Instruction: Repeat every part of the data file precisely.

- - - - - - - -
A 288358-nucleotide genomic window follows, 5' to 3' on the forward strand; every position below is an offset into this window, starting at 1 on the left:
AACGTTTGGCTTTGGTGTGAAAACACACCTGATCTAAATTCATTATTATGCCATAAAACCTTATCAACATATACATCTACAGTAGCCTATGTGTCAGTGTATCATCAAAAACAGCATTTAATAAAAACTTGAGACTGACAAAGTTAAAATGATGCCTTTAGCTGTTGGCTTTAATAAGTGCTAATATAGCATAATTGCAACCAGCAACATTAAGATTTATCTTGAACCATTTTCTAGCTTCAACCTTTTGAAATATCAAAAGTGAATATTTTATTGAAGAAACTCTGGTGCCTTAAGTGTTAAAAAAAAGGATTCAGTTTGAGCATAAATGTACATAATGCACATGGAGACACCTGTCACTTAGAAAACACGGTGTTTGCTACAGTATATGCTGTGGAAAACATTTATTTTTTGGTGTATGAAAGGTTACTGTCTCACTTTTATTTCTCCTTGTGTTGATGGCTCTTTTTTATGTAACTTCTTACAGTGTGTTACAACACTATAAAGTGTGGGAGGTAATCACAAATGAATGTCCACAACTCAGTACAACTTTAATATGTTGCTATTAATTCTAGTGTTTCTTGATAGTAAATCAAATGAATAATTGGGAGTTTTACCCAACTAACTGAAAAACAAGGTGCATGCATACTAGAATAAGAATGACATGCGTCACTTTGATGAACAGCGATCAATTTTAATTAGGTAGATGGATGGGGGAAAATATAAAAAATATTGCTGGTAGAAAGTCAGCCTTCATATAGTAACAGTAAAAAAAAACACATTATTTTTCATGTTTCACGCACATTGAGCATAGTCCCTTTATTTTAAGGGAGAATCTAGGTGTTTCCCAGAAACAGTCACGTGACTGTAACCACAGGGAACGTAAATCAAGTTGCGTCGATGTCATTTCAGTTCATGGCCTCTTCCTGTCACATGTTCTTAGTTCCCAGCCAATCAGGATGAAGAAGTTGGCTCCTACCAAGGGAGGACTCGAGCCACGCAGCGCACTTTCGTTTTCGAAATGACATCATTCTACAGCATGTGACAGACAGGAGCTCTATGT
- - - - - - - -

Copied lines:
A 288358-nucleotide genomic window follows, 5' to 3' on the forward strand; every position below is an offset into this window, starting at 1 on the left:
AACGTTTGGCTTTGGTGTGAAAACACACCTGATCTAAATTCATTATTATGCCATAAAACCTTATCAACATATACATCTACAGTAGCCTATGTGTCAGTGTATCATCAAAAACAGCATTTAATAAAAACTTGAGACTGACAAAGTTAAAATGATGCCTTTAGCTGTTGGCTTTAATAAGTGCTAATATAGCATAATTGCAACCAGCAACATTAAGATTTATCTTGAACCATTTTCTAGCTTCAACCTTTTGAAATATCAAAAGTGAATATTTTATTGAAGAAACTCTGGTGCCTTAAGTGTTAAAAAAAAGGATTCAGTTTGAGCATAAATGTACATAATGCACATGGAGACACCTGTCACTTAGAAAACACGGTGTTTGCTACAGTATATGCTGTGGAAAACATTTATTTTTTGGTGTATGAAAGGTTACTGTCTCACTTTTATTTCTCCTTGTGTTGATGGCTCTTTTTTATGTAACTTCTTACAGTGTGTTACAACACTATAAAGTGTGGGAGGTAATCACAAATGAATGTCCACAACTCAGTACAACTTTAATATGTTGCTATTAATTCTAGTGTTTCTTGATAGTAAATCAAATGAATAATTGGGAGTTTTACCCAACTAACTGAAAAACAAGGTGCATGCATACTAGAATAAGAATGACATGCGTCACTTTGATGAACAGCGATCAATTTTAATTAGGTAGATGGATGGGGGAAAATATAAAAAATATTGCTGGTAGAAAGTCAGCCTTCATATAGTAACAGTAAAAAAAAACACATTATTTTTCATGTTTCACGCACATTGAGCATAGTCCCTTTATTTTAAGGGAGAATCTAGGTGTTTCCCAGAAACAGTCACGTGACTGTAACCACAGGGAACGTAAATCAAGTTGCGTCGATGTCATTTCAGTTCATGGCCTCTTCCTGTCACATGTTCTTAGTTCCCAGCCAATCAGGATGAAGAAGTTGGCTCCTACCAAGGGAGGACTCGAGCCACGCAGCGCACTTTCGTTTTCGAAATGACATCATTCTACAGCATGTGACAGACAGGAGCTCTATGT